For instance, If I use
TZ=:Europe/Londonon my system, then the rules will be read from
That file will specify for instance that since 1996, the offset from UTC is 0 from the last Sunday in October at 2am UTC to the last Sunday in March (with name GMT for "Greenwich Mean Time") and 1 other wise (with name BST for "British Summer Time"), while for 1970 (0 Unix time) to 1972, it was 1 all year round with name BST for "British Standard Time".
You can see already that it makes no sense to use BST as a timezone specification. First, it has meant different things at different points in time, and even if we only consider the current epoch, it's only a code for the summer time, so can't be used to as a timezone specification for the whole year.
Now, you can also have
TZcontain the full rules. For instance for the "British Standard (not Summer) Time" of the early 70s, you can use the simplest form of specification:
That specifies a timezone that is always 1 hour East of UTC and for which
date +%Zalways returns
BST. That timezone is correct for mainland Britain for the early 70s and for summer time since 1972, but not for Winter time since 1972 (and we can't tell for the future).
Or you can use the full specification for the current rules:
That says that there are two periods in the year, one for which the name is GMT with offset 0, and one BST with offset 1 (implied as 0+1 above when not specified), where the switch from one to the other is on the last (5) Sunday (0) of March (3) at 1:00:00 UTC and back on the last sunday of October at 2:00.
Again, that TZ works from 1996 to now, but not necessarily otherwise. For instance, for 1970-01-01 00:00:00 UTC (0 Unix epoch time, when the local time was 1:00:00 BST (British Standard Time) in London):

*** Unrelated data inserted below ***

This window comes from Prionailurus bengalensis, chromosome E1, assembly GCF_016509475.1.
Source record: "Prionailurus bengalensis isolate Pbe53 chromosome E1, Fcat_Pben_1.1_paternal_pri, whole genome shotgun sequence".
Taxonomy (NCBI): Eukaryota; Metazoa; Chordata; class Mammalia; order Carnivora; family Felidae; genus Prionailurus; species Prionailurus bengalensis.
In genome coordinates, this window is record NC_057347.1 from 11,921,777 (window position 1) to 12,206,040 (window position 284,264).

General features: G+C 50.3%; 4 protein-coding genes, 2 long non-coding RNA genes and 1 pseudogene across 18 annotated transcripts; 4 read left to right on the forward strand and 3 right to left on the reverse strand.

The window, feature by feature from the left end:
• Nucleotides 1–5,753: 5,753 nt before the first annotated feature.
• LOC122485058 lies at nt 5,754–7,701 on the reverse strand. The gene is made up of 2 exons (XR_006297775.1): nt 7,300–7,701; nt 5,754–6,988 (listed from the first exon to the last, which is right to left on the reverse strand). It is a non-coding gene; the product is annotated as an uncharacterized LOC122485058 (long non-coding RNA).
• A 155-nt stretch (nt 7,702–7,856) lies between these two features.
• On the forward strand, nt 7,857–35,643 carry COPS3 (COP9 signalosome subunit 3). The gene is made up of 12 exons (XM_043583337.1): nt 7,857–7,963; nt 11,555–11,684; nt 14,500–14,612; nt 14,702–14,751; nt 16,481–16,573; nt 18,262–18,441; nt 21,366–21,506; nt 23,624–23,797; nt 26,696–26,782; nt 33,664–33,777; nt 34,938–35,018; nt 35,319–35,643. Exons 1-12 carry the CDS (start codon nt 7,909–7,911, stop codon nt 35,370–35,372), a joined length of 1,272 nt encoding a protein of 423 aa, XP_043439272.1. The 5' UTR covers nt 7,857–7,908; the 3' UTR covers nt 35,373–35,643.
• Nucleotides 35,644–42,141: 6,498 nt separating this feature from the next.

$ TZ=:Europe/London date -d @0 Thu 1 Jan 01:00:00 BST 1970 $ TZ=GMT0BST,M3.5.0/1:00:00,M10.5.0/2:00:00 date -d @0 Thu 1 Jan 00:00:00 GMT 1970
Per POSIX, the behaviour for
TZ=BST-1is well defined (as described above)
TZ=GMT/TZ=UTC/TZ=Europe/London) is unspecified.
TZ=:BST/TZ=:Europe/Londonis implementation defined. That is systems are meant to support it and document what that does though POSIX doesn't tell us what's that done.
In the third case above, on GNU systems (and I believe most other Unix-like systems), when
TZstarts with a
:, what followed is taken as a path to a timezone definition file. In the case of GNU system, that's the case as well when
:is omitted (even if the value forms a valid timezone specification like
UTC0, but generally there shouldn't exist such files, though I can see some exceptions on my system which makes it a non-POSIX system (for instance
TZ=CST6CDT date -d 1943-01-01 +%Zoutputs
CSTbecause there's a
/usr/share/zoneinfo/CST6CDTfile that defines a war time for that period)).
That path is generally a relative path, in which case it's relative to
$TZDIR(or some default like
$TZDIRis unset as is generally the case). For security reasons,
$TZDIR, absolute path or relative paths with
..components are ignored in privilege escalation contexts (like in setuid contexts).
So typically, on a GNU system, a
TZ=:BST, same as
TZ=BSTwill typically look for a
/usr/share/zoneinfo/BSTfile. If not found (as would be the case, as
BSTcan't possibly identify a timezone definition), it will typically assume
UTCtime and a timezone name (as in
date +%Zoutput) of
Wow thank you so much!!! I really appreciate your help!! Running dpkg-reconfigure tzdata worked a charm
No problem. Glad you got it sorted out. PiMPs helping PiMPs.
Incorrect time on a rig is the number one reason an agent will report intermittently (or not at all) to miner.farm.
Thank you Doc for a fantastic and detailed write up on solutions to the problem!